All items you attempt to place follow this red/green rule. If the ghost is red, there will be warning messages on the left side of the screen like this:


Once you get a green outline, click to place. Look! A g-g-g-ghost!

Yep. Kind of like a spider deep into rigor mortis but that’s the base of your new home. Hit it with a hammer to add 8 logs and finish it.

Next up is the floor.

That’s 8 planks but you already have those too so get hammering.

Now we get to the fun part. The walls.

Here you have a whole lot of choices. When you highlight a wall section, you have 3 choices: leave it as it, use E to change the type of planks you use (which alters the appearance), and use F key to change the style of wall. The F menu is quite large and you’ll spend a lot of time experimenting with it with later houses but for this house it is best to ignore both options and just leave the ghost exactly as it appears. Doing this, you will need a total of 27 planks and 32 sticks to build it all. You’ll likely need to go chop down a few more trees and use your trusty adze. Go on. I’ll sit here and eat this yummy cookie while I wait.

Excellent. Great job! Or, did you take the easy way and go knock down a few more burned houses to get those planks? You did? Even better! You can have some cookie crumbs!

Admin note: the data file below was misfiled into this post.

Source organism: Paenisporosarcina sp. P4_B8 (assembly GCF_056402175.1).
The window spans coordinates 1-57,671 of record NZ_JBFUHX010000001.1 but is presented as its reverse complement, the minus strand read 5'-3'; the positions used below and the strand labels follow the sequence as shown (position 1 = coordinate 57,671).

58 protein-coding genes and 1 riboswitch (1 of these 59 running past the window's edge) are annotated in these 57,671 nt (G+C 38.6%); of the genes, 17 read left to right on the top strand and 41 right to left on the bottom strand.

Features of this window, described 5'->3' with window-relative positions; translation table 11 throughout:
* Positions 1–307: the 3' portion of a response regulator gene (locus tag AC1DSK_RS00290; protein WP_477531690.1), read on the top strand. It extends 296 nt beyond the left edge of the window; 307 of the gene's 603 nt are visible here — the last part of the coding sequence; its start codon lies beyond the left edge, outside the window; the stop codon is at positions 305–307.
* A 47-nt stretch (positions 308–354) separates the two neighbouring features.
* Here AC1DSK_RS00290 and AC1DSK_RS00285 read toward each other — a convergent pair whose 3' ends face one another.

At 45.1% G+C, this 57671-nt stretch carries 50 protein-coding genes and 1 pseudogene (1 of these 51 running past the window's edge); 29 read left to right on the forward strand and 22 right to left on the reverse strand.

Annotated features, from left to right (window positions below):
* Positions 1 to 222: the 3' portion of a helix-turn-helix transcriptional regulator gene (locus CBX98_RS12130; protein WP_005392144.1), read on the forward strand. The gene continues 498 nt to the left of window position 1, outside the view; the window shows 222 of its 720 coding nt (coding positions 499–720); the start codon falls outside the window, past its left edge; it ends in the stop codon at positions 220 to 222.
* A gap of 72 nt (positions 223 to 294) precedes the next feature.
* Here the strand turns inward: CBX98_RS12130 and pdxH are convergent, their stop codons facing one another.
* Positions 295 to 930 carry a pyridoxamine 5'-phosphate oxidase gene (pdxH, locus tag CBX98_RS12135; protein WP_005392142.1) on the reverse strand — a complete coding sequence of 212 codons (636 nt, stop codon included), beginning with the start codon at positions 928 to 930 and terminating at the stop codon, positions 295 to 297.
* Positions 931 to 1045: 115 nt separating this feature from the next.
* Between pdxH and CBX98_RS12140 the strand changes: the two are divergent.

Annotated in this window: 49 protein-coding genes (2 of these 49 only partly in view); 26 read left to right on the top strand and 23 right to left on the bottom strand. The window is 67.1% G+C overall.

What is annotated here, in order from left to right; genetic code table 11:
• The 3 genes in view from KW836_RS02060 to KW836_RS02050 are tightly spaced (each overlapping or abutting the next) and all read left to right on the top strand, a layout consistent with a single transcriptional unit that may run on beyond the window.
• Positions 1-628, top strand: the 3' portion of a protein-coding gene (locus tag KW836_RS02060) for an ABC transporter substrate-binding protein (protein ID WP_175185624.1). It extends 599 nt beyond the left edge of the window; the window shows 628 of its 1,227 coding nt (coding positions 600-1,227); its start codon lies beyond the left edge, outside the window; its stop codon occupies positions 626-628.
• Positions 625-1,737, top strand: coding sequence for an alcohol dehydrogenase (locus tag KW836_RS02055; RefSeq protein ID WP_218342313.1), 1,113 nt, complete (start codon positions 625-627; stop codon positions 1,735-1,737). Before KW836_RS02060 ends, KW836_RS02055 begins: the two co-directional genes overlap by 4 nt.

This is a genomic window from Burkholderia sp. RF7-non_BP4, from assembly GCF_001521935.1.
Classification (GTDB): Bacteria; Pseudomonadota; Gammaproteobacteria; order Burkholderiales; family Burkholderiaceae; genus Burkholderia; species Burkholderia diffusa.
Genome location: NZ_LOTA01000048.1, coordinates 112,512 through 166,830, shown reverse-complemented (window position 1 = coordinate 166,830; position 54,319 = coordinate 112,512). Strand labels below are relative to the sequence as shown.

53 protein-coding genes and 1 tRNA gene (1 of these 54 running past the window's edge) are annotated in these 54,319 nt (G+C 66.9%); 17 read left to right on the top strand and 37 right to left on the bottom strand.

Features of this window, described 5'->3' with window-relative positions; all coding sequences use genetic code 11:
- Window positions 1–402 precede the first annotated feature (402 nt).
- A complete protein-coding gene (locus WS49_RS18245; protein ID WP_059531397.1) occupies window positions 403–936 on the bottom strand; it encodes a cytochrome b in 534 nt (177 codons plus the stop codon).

With the walls built, it’s time to move on to the roof!

Yeah, people are really annoyed if they go home and get rained on while they’re trying to sleep. Some people, right? Okay, so, you’ll need some stuff. Namely, 4 stone, 6 sticks, 2 logs and 8 planks. Got it all? Great. Hit it… literally.

Roof’s done so the house is done… nope! You still have work to do. The quest tells you to furnish the house. Look on the floor of your new house and you’ll see two new ghosts have appeared.

A straw mat to sleep on and a cooking heart to make yummy food. The straw mat is easy but you don’t have any straw! Now, you can make some straw by combining 2 grass with your Q radial or you can head east a little ways. You’ll see a bandit next to an ominous looking gallows. Don’t worry, this bandit is friendly… kind of. You can talk to him to learn the story about the gallows or move past into a small flat area where you’ll find a group of straw bundles on the ground. They look like this:

Grab them all for 105 straw. Straw stacks cap at 100 so you’ll need two inventory spaces for a few moments. Head back and complete the straw mat with 10 hammer blows. Feeling like Thor yet? Now onto the Sunken Hearth. This needs 10 stone, 4 firewood, and 2 planks. Remember those small trees? You need to chop down 3 more to get the 4 firewood. You should have everything else. And, voila! You have completed your first house!